Fighting Dystonia, Chronic Lyme Disease & EDS Type 3… any questions?

Taking back control

As you will know from my previous blog post a couple of days ago I was withdrawn from university after being on sick leave for a year because of my Dystonia. I had a few days of “why me” and “I want to go back to placement” before I actually sat down and thought this is not the end of the world, I refuse to do nothing, what can I realistically do now.  So I had a look at my local colleges and what they offered, to see if I could find anything that interests me. I had been toying with the idea of going into reflexology for a while now and discovered that one of the colleges near me offers it. As my hands are behaving very well at the moment, I have taken a leap of faith and applied for the course. I am waiting to hear now if I have an interview or not. Not only will I be able to study if I get place but it will be a great chance for me to meet new people.

On holiday we discovered that my ability to go out and about had grown, so I was able to do much more than I was used to. Since coming home I have made a conscious effort to try to maintain this new tolerance level. I have managed to come through and spend some time in the living room and eat with my family in the dining room etc often, which is a huge improvement to before where I spent the majority of my time in my room. I even made it to Church today.

I have reached a point now where I am finishing a chapter and starting a new one so to speak. I have spent the last year hoping that some cure would magically be found and that this september I would be back at uni. Now that the reality has hit, I am closing that chapter an opening a new one that is full of possibilities. Maybe I shall get on to this reflexology course, maybe I won’t, who knows where I will end up.

Dystonia has been controlling my life now for long enough. I acknowledge that it’s always going to be apart of me, but I control my own life and I’m taking back the reins. I just need to know my body’s boundaries and respect them, so that I can start living my life again.

 

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Comments on: "Taking back control" (3)

  1. Franz Krämer said:

    Rebecca,
    I am glad with you about your new mobility and the borders which you know now apparently.
    Nice I think that you want to form your life in spite of dystonia.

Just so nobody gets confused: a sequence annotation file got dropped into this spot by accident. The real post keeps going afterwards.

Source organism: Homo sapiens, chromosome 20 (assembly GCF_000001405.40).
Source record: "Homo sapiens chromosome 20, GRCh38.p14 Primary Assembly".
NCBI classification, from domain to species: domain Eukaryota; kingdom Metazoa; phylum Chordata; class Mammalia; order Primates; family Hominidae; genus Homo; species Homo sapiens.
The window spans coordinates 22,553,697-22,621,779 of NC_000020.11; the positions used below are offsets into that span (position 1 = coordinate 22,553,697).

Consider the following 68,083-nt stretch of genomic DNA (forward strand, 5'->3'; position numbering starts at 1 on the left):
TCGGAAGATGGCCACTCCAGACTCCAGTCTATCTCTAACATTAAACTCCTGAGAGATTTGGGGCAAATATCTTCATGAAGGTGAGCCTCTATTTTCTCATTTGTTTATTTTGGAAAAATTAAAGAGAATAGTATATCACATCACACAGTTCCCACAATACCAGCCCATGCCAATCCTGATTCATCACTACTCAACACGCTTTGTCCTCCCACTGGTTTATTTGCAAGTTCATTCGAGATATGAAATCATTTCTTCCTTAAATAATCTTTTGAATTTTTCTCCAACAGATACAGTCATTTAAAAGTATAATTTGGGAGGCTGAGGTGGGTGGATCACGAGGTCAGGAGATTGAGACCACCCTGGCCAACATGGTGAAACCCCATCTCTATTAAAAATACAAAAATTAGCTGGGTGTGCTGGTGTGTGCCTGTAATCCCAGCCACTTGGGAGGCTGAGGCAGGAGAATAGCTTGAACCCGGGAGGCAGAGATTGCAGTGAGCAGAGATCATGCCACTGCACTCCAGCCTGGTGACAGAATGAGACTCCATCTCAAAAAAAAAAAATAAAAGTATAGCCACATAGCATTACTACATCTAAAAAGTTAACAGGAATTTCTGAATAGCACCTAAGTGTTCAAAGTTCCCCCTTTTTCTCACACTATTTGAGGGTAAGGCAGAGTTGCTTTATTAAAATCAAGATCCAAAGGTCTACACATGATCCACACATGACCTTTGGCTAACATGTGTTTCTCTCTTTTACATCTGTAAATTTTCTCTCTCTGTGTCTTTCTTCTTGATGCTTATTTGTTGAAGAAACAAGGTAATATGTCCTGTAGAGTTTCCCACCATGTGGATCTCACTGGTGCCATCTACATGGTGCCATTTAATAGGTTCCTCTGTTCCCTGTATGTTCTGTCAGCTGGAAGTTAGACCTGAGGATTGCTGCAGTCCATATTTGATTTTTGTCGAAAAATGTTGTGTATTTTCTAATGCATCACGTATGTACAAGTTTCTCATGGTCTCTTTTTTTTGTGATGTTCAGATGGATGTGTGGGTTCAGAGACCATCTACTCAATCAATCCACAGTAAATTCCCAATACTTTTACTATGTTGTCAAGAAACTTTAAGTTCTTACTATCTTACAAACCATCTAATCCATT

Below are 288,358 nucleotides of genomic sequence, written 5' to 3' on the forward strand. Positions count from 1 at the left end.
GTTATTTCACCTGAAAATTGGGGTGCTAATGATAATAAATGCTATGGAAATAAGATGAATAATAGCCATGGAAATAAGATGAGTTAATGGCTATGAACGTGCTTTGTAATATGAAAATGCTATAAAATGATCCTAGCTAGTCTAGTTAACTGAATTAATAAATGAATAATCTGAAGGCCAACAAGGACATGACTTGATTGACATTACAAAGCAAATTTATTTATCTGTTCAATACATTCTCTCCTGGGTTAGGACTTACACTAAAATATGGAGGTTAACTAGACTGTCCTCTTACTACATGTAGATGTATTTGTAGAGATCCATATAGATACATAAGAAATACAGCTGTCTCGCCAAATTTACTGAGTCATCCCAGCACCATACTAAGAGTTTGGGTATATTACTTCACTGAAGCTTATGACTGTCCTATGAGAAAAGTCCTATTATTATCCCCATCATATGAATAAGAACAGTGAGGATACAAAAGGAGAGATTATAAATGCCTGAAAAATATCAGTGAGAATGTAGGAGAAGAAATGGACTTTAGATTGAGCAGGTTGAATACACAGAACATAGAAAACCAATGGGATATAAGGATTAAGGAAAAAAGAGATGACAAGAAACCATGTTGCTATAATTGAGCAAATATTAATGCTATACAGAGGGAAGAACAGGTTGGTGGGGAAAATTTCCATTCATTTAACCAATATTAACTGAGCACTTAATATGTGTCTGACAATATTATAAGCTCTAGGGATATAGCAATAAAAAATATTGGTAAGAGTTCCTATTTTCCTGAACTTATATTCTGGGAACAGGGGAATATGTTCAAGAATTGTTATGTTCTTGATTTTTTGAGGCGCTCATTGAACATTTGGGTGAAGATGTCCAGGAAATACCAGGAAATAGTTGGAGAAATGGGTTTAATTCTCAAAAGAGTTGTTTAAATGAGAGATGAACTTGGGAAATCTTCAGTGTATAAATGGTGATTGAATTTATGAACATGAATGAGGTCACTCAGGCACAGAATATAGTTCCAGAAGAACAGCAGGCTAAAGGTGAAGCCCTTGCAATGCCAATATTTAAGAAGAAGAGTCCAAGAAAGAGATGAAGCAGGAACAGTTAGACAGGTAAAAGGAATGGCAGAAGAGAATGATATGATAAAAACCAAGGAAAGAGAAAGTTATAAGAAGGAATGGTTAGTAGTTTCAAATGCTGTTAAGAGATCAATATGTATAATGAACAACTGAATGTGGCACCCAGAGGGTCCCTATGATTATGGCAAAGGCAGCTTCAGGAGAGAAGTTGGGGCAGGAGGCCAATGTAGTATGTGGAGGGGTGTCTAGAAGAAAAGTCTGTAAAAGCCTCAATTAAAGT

Only so it goes.

  2. sandy evason said:

    Really pleased that you have put that one to bed Becky and that you are now full of new plans. Your positive attitude is an excellent weapon against the negativity of illness and I am so thrilled that you are now seeing signs of you holding the beast in check. Love, hugs and positive vibes are sent your way from so many people every day xx

  3. Hi there. I was diagnosed with dystonia two years ago and at the time I was studying for a PhD. It was something I had wanted to go my whole life but my condition made it virtually impossible to sit on front of a computer, never mind travel around to do my research. Like you, I took a year away from it to see what the Botox injections would do. But when I returned to university, my supervisors said I could no longer continue with it because I could not guarantee what would happen with my condition. I was distraught. What had been my whole life since the age of 17 had been taken away from me and I had been lumbered with an incurable condition to boot! However, after recovering from the initial shock, I decided to throw my energies in to my job. That was a year ago. Since then, I have been promoted; I have won 2 awards for my work; I have delivered presentations to numerous groups of people; and I have met some extremely brave and compassionate people who also have dystonia. What I am trying to say is: don’t ever give up. Life can deal us some harsh blows but you never know what is around the corner. Sometimes, the things that happen to us which, at the time, are hard to grasp are the things that can take us in a completely different, but wonderful, direction. Good luck with what you do 🙂 All the best…

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